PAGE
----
Tuesday, May 09, 2006

Central senior Rose Lynch was learning to fly in 1944 -- Help us discover the next chapters of her story

Inimitable (some say legendary), Wisconsin State Journal reporter June Dieckmann was a police reporter, not a feminist, but she knew a good human interest story when she saw one. On May 29, 1944, Dieckmann’s story about Madison Central High School senior Rose Lynch, a young woman who was taking flying lessons, ran on the front page of the newspaper It was accompanied by a photo taken by another inimitable WSJ staffer, Arthur M. Vinje, the newspaper’s first staff photographer, a man whose career with the newspaper spanned more than five decades (1908 to 1962).

When I was young, I was a “Journal brat” who loved to hang around the old newspaper offices on S. Carroll Street, where my maternal grandfather was the press superintendent. I knew both Dieckmann and Vinje, and learned to read newspapers long before I was confronted with the boring lives of Alice and Jerry, but the article about Rose Lynch ran before I was born. I read it for the first time a few weeks ago, after an email from Ann Waidelich prompted me to search for it on the microfilm copies of the WSJ available at the Madison Public Library.

Waidelich volunteers at the Wisconsin Historical Society, where she’s helping to index the McVicar and Vinje photo collections. She found the negative of the photo of Rose Lynch in the Vinge collection and then searched for the story that it had accompanied.

Ann wanted to know the rest of the story. She wanted to know what had become of Rose Lynch, a young woman who, in 1944, was spending eight hours a day attending Central, working at the Spanish Cafe on State Street, and taking pilot training at Royal Airport, hoping that training would lead to a career as commercial avaiation pilot after the end of World War II. Ann thought I might know the rest of the story, since I’m working on a history of Madison Central High School -- and if not, I just might be able to locate someone who did.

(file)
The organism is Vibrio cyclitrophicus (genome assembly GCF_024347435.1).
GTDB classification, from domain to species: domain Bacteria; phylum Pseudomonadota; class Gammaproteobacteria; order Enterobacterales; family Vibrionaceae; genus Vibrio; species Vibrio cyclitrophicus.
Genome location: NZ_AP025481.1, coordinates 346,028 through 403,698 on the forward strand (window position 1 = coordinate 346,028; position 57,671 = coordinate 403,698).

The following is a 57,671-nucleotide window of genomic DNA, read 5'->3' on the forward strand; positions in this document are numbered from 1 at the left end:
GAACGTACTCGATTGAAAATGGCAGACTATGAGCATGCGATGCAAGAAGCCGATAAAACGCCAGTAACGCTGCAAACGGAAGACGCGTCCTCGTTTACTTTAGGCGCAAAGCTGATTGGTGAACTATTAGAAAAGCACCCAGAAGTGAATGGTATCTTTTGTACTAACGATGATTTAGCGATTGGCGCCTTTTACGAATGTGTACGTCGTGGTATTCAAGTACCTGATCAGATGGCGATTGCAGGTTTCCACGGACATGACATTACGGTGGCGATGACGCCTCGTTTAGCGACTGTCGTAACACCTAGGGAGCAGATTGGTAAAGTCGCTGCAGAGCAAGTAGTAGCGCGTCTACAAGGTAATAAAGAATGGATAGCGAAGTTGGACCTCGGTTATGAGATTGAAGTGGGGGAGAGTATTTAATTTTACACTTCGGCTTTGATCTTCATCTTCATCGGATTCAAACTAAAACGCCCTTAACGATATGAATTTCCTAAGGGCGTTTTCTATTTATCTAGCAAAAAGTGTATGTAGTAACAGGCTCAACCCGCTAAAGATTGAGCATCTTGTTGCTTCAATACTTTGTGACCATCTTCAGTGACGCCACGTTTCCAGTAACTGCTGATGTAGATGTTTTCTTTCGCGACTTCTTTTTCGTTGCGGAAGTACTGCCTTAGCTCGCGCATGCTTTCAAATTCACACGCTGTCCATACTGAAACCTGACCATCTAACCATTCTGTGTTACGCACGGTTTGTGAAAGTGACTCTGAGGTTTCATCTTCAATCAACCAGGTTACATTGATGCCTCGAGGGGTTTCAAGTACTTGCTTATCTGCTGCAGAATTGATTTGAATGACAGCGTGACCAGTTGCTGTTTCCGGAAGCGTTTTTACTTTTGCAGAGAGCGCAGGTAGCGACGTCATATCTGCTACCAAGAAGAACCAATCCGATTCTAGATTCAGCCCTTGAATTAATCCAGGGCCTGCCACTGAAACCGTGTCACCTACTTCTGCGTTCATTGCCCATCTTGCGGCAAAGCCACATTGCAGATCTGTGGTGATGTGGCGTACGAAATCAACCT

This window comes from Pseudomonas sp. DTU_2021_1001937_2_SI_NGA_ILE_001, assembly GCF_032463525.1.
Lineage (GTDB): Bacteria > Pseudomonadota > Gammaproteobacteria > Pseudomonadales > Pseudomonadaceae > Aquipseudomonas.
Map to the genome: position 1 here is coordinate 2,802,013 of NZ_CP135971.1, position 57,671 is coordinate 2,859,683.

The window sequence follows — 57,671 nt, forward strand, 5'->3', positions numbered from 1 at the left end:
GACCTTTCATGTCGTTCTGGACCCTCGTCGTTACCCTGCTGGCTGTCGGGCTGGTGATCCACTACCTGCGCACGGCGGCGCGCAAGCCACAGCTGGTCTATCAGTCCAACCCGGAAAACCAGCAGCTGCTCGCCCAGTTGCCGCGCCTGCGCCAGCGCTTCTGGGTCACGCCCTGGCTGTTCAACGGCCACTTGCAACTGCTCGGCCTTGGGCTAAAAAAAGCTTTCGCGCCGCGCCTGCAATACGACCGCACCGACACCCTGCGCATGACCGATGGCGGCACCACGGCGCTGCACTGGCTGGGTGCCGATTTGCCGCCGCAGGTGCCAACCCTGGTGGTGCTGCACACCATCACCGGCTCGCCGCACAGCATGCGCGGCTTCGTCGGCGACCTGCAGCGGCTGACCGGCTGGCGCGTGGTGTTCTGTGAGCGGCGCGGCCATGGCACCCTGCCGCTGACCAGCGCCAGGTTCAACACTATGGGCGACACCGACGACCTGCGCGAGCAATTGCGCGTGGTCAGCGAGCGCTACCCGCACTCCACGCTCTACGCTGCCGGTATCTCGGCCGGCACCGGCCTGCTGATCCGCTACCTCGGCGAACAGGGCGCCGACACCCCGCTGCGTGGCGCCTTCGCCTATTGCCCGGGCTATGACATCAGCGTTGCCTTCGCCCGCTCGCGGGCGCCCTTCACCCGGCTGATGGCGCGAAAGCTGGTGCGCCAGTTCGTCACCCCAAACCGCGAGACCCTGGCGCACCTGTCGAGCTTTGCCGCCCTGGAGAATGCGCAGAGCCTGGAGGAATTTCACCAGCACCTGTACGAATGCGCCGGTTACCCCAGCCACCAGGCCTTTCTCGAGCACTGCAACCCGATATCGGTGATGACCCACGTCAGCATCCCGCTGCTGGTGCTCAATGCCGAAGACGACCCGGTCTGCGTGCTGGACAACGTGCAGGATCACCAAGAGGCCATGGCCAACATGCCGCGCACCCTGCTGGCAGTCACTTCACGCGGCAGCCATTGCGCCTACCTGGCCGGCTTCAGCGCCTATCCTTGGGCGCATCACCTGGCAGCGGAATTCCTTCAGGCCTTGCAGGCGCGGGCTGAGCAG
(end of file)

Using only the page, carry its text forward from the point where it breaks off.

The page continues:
I don’t know the rest of the story, but I too would like to hear it. If you know what happened to Rose Lynch after she graduated from Central in 1944, please see me an email or leave a comment. If it’s a long story and you don’t want to try to write it all down, let me know if I can reach you by telephone. I’d be pleased to conduct a telephone interview.

Notes: A transcript of June Dieckmann’s story about Rose Lynch, published in the Wisconsin State Journal on May 29, 1944 is provided in the previous post. The narrow image of Rose Lynch acompanying this post is a scan of a copy made from a microfilm image of the May 29, 1944 Wisconsin State Journal; hence, the quality of the original image has been diminished. The other image of Rose Lynch is from the 1944 Madison Central yearbook, at that time called The Mirror Magazine.

2 comments:

Anonymous said...

I am Rose Lynch's daughter (Monica Hoffman Smith) and have some updated information for your article.

Nadine said...

I'd love to talk with you Monica, but not sure how to contact you by telephone (or e-mail). Please send me some contact information. Use the e-mail link on this blog, or e-mail me at CentralHistorian[at]gmail.com